KBA reports growing interest in Cortinas with a heatset capability among printers both in Europe and abroad. One reason is the unique option it offers of printing high-quality coldset and heatset copies with no change of ink. Another is that the issues associated with double-width wet offset presses do not arise during hybrid coldset/heatset production (via a single common folder) on the Cortina. In wet offset, the different impact of fount solution on dried LWC paper and undried newsprint leads to a higher volume of waste and lower productivity. Where there is no water there can be no fan-out, excessive web stretch or shrinkage. In this respect the Cortina is unique among double- and triple-width presses.

Commander CT: the compact wet offset alternative

A good week before IfraExpo opened its doors in Vienna Koenig & Bauer and the Main-Post media group held an open house in Würzburg to promote a wet offset counterpart to the Cortina, the Commander CT, which like Cortina is just 4m (13ft) high and features the same RollerTronic automatic roller locks, NipTronic bearing system, PlateTronic automatic plate changers, StepIn glide apart towers for easy maintenance and ErgoTronic consoles that are fully compatible with other manufacturers’ software systems.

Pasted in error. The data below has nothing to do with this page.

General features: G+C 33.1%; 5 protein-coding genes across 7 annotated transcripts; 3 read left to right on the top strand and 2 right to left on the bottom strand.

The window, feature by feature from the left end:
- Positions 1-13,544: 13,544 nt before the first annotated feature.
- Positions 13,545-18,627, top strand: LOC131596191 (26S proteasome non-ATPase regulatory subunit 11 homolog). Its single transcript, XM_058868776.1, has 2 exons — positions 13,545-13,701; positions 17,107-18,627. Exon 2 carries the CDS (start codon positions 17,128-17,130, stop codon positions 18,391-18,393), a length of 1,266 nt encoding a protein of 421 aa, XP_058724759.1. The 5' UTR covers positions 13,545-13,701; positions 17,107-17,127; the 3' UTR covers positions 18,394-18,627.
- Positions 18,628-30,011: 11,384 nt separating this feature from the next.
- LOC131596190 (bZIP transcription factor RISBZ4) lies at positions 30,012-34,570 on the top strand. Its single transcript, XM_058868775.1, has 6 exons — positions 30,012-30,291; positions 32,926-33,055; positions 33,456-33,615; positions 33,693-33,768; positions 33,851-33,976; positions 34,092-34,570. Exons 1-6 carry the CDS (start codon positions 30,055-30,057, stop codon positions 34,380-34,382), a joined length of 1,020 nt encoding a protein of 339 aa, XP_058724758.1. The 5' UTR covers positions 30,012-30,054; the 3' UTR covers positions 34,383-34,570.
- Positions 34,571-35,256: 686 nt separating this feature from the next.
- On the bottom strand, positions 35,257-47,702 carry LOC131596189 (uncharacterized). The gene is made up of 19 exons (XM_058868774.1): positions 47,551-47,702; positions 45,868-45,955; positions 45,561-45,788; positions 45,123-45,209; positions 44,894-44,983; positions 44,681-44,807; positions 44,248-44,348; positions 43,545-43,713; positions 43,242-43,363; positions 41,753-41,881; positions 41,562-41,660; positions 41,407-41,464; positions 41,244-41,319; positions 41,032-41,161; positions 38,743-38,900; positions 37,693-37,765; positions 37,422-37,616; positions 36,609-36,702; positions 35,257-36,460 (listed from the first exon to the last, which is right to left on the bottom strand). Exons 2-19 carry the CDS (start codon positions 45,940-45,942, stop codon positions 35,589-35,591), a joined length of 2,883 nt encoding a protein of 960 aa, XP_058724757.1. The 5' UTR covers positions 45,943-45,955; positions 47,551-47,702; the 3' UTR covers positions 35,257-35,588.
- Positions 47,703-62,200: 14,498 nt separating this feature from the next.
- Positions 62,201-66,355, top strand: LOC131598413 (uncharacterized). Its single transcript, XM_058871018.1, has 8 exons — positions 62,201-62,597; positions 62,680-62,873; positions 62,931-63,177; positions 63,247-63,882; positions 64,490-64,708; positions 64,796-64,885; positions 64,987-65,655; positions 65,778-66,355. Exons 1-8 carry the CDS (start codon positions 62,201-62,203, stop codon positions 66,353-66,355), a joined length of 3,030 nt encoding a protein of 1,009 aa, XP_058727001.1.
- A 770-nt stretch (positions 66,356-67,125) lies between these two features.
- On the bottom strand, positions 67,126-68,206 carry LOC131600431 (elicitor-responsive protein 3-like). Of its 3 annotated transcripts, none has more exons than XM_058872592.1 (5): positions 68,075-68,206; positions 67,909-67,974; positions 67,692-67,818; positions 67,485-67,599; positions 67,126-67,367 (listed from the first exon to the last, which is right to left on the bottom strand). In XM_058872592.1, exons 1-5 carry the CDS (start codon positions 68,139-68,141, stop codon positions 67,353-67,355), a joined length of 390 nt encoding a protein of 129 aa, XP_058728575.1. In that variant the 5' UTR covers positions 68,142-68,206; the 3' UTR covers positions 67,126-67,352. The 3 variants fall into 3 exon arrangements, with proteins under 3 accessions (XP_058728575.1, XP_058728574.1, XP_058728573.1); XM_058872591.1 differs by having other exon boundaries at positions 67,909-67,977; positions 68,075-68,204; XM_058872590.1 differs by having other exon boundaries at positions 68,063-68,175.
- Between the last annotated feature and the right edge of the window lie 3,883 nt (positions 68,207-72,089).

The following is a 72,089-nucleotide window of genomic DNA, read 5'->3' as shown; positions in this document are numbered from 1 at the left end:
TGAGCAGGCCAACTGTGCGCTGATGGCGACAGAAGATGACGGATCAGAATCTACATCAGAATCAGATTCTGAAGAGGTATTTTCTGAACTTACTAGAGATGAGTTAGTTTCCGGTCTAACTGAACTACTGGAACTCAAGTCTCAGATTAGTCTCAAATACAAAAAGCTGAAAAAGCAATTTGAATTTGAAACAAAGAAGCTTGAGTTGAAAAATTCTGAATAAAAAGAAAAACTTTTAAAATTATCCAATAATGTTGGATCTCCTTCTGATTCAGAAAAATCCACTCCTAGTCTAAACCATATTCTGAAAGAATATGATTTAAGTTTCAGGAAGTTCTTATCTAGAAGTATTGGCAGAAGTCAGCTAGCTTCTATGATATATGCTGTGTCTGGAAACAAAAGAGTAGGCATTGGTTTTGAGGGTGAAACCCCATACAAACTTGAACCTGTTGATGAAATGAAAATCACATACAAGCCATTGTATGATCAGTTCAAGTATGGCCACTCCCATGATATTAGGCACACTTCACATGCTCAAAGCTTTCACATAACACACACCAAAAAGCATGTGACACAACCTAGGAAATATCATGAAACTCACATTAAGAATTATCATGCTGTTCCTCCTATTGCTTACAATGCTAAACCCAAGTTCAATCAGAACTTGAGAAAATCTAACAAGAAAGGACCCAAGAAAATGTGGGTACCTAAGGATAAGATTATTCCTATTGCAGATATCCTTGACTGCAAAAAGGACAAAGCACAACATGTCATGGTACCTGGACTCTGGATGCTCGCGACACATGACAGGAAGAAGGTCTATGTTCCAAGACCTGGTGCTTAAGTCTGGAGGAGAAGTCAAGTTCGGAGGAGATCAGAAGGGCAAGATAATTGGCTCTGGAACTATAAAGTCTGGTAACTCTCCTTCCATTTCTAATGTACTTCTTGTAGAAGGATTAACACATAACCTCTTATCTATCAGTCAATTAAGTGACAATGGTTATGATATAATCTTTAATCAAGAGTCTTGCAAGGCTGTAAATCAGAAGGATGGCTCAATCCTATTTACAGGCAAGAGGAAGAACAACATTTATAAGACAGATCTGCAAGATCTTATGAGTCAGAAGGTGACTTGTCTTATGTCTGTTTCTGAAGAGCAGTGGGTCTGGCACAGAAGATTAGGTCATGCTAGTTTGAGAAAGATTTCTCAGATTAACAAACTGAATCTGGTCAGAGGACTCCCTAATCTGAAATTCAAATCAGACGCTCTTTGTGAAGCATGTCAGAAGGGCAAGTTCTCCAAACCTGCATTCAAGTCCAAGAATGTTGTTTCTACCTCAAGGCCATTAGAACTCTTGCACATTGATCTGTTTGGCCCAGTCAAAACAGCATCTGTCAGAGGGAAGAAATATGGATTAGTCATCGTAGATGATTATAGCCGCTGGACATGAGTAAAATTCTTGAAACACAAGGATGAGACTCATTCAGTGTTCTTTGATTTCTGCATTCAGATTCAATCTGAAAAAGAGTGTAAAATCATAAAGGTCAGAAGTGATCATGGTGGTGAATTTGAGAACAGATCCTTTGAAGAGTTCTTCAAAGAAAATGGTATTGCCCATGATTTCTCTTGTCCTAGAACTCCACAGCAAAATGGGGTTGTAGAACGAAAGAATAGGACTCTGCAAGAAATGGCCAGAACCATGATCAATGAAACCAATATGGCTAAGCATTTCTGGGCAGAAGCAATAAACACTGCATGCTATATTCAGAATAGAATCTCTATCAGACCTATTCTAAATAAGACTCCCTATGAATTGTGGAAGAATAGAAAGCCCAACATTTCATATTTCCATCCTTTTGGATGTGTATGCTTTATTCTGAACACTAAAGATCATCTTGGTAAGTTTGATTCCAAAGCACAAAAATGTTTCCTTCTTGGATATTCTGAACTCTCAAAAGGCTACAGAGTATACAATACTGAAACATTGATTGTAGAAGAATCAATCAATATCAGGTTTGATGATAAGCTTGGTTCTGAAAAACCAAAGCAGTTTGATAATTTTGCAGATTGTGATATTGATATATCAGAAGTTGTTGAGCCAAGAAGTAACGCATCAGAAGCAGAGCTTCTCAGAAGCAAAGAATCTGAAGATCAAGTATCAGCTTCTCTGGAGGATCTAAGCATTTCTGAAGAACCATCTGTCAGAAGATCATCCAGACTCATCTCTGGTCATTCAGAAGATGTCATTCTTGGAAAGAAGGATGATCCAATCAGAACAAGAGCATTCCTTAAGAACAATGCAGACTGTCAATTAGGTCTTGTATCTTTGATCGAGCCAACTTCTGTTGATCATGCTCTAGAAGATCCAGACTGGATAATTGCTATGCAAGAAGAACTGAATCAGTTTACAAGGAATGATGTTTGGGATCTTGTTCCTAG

First-time user Main-Post is so delighted with its Commander CT that it has placed an order for a second tower to create an eight-high configuration. What most impressed it were the fast edition changes, easy handling, excellent colour registration and high print quality. The compact design reduces fan-out by half compared to conventional wet offset presses and makes it comparable with satellite presses. According to technical manager Andreas Kunzemann, the Commander CT’s new short-train film inking units with three forme rollers ensure outstanding solids reproduction and a larger tonal range with less dot gain.